I remain a learner myself, but have tried to use the format to my advantage to bringing out the detail and patterns of ice crystals on water, newly fallen snow on pine trees, frosty leaves, knarled trees in the right light, and the like.
Perhaps it goes without saying, but if you are areas where you might encounter hazardous wildlife you would be well advised to familiarize yourself with the proper defenses. I believe when encountering mountain lions the recommended defense is to make yourself appear "big" by spreading your arms or other wise expanding your profile, and not look the animal in the eye. I've always figured that big pack holding all the LF gear might help :).
Grey, what you see is what you get. It?s difficult to make something happen when beauty surrounds you. All good landscape photographers have paid their dues. It will take a few years of living in the landscape, much more than you want to. You will become immune to the beauty to the point where you can walk away from a scene that you once would have tried to capture. You will prepare yourself for the fleeting moment. If you can capture one image a day you?re ahead of the game. One great image. One to hang on your wall and view daily.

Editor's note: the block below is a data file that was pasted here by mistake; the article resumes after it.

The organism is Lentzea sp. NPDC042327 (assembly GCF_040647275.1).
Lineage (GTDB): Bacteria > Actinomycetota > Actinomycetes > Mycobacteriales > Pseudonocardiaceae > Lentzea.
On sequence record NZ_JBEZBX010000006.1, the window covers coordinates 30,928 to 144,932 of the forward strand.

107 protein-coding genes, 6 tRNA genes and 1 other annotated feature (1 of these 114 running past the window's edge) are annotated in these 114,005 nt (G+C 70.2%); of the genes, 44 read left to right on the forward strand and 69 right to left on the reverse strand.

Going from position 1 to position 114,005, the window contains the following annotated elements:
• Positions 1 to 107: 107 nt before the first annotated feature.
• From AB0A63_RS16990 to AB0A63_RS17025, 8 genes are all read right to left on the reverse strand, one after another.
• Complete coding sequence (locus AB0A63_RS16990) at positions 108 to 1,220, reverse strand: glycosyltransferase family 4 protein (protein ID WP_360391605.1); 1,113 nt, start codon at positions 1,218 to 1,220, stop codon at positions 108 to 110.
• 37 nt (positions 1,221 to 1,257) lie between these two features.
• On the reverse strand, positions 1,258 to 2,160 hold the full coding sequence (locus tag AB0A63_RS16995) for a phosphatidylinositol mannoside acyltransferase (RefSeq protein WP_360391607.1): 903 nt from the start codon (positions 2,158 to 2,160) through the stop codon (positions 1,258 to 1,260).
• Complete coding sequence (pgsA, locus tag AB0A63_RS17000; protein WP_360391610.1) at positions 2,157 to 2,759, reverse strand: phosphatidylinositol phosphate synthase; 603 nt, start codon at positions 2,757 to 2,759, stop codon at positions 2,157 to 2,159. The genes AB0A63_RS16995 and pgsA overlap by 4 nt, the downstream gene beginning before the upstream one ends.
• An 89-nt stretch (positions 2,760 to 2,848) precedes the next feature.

It is good practice going out with only one lens which will force you to see things in that particular format. A 90mm on a 4X5 is a marvelous combination. Look for scenes with little clutter in the foreground, something of interest. The background will fall in place. Go to the light table and start cropping the image to see if there is a different angle or another way to see things. It will start coming together. No one really has an answer to your question. It?s what makes our individual work different.